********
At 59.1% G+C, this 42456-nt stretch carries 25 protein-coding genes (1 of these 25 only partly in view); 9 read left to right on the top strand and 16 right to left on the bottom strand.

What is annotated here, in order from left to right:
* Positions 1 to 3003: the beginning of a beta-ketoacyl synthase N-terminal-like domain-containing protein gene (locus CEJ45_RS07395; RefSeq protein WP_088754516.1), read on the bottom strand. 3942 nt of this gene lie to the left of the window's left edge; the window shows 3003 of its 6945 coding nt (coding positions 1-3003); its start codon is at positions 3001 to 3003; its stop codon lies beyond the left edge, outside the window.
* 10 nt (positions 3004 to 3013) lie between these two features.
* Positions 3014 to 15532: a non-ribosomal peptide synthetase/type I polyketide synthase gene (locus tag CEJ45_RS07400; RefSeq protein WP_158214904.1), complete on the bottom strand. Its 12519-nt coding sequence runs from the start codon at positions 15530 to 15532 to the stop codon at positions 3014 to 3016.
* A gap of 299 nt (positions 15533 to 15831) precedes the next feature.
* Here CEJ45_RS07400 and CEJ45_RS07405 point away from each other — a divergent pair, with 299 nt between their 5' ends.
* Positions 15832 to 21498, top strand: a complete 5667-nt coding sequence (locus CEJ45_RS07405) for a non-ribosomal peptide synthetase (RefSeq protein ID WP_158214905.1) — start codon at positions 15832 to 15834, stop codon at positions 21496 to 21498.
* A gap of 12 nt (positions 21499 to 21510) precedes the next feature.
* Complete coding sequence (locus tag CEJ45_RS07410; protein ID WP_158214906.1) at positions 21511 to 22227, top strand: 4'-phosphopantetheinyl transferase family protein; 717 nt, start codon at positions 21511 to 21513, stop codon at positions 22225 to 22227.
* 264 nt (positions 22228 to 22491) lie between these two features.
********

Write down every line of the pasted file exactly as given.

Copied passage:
At 59.1% G+C, this 42456-nt stretch carries 25 protein-coding genes (1 of these 25 only partly in view); 9 read left to right on the top strand and 16 right to left on the bottom strand.

What is annotated here, in order from left to right:
* Positions 1 to 3003: the beginning of a beta-ketoacyl synthase N-terminal-like domain-containing protein gene (locus CEJ45_RS07395; RefSeq protein WP_088754516.1), read on the bottom strand. 3942 nt of this gene lie to the left of the window's left edge; the window shows 3003 of its 6945 coding nt (coding positions 1-3003); its start codon is at positions 3001 to 3003; its stop codon lies beyond the left edge, outside the window.
* 10 nt (positions 3004 to 3013) lie between these two features.
* Positions 3014 to 15532: a non-ribosomal peptide synthetase/type I polyketide synthase gene (locus tag CEJ45_RS07400; RefSeq protein WP_158214904.1), complete on the bottom strand. Its 12519-nt coding sequence runs from the start codon at positions 15530 to 15532 to the stop codon at positions 3014 to 3016.
* A gap of 299 nt (positions 15533 to 15831) precedes the next feature.
* Here CEJ45_RS07400 and CEJ45_RS07405 point away from each other — a divergent pair, with 299 nt between their 5' ends.
* Positions 15832 to 21498, top strand: a complete 5667-nt coding sequence (locus CEJ45_RS07405) for a non-ribosomal peptide synthetase (RefSeq protein ID WP_158214905.1) — start codon at positions 15832 to 15834, stop codon at positions 21496 to 21498.
* A gap of 12 nt (positions 21499 to 21510) precedes the next feature.
* Complete coding sequence (locus tag CEJ45_RS07410; protein ID WP_158214906.1) at positions 21511 to 22227, top strand: 4'-phosphopantetheinyl transferase family protein; 717 nt, start codon at positions 21511 to 21513, stop codon at positions 22225 to 22227.
* 264 nt (positions 22228 to 22491) lie between these two features.